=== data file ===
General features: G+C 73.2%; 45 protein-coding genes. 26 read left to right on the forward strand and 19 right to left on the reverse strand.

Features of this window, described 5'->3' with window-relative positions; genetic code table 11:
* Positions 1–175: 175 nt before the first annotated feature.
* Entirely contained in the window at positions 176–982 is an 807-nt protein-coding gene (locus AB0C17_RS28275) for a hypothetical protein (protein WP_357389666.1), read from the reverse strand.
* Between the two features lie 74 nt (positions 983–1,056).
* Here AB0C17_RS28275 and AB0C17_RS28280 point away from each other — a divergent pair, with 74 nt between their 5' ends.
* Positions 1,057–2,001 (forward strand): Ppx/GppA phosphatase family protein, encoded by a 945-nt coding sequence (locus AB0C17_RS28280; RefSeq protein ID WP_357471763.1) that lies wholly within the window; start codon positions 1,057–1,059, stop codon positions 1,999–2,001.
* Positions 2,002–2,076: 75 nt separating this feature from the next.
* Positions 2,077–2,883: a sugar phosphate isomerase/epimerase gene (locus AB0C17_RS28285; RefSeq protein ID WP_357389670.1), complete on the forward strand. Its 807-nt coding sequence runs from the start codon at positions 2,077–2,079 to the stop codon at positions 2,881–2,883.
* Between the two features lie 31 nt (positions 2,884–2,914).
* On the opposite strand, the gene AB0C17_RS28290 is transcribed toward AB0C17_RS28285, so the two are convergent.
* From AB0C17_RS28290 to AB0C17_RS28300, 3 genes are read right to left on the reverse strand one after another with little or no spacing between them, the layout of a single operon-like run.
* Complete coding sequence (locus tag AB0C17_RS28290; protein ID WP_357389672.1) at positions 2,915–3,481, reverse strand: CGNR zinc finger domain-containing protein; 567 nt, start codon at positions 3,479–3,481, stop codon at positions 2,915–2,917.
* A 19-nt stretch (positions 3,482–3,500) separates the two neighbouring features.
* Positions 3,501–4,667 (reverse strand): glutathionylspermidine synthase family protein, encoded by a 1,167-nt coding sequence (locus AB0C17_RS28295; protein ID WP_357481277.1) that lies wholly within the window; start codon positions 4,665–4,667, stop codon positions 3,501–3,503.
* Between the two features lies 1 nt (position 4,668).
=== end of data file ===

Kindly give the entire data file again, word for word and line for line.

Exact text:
General features: G+C 73.2%; 45 protein-coding genes. 26 read left to right on the forward strand and 19 right to left on the reverse strand.

Features of this window, described 5'->3' with window-relative positions; genetic code table 11:
* Positions 1–175: 175 nt before the first annotated feature.
* Entirely contained in the window at positions 176–982 is an 807-nt protein-coding gene (locus AB0C17_RS28275) for a hypothetical protein (protein WP_357389666.1), read from the reverse strand.
* Between the two features lie 74 nt (positions 983–1,056).
* Here AB0C17_RS28275 and AB0C17_RS28280 point away from each other — a divergent pair, with 74 nt between their 5' ends.
* Positions 1,057–2,001 (forward strand): Ppx/GppA phosphatase family protein, encoded by a 945-nt coding sequence (locus AB0C17_RS28280; RefSeq protein ID WP_357471763.1) that lies wholly within the window; start codon positions 1,057–1,059, stop codon positions 1,999–2,001.
* Positions 2,002–2,076: 75 nt separating this feature from the next.
* Positions 2,077–2,883: a sugar phosphate isomerase/epimerase gene (locus AB0C17_RS28285; RefSeq protein ID WP_357389670.1), complete on the forward strand. Its 807-nt coding sequence runs from the start codon at positions 2,077–2,079 to the stop codon at positions 2,881–2,883.
* Between the two features lie 31 nt (positions 2,884–2,914).
* On the opposite strand, the gene AB0C17_RS28290 is transcribed toward AB0C17_RS28285, so the two are convergent.
* From AB0C17_RS28290 to AB0C17_RS28300, 3 genes are read right to left on the reverse strand one after another with little or no spacing between them, the layout of a single operon-like run.
* Complete coding sequence (locus tag AB0C17_RS28290; protein ID WP_357389672.1) at positions 2,915–3,481, reverse strand: CGNR zinc finger domain-containing protein; 567 nt, start codon at positions 3,479–3,481, stop codon at positions 2,915–2,917.
* A 19-nt stretch (positions 3,482–3,500) separates the two neighbouring features.
* Positions 3,501–4,667 (reverse strand): glutathionylspermidine synthase family protein, encoded by a 1,167-nt coding sequence (locus AB0C17_RS28295; protein ID WP_357481277.1) that lies wholly within the window; start codon positions 4,665–4,667, stop codon positions 3,501–3,503.
* Between the two features lies 1 nt (position 4,668).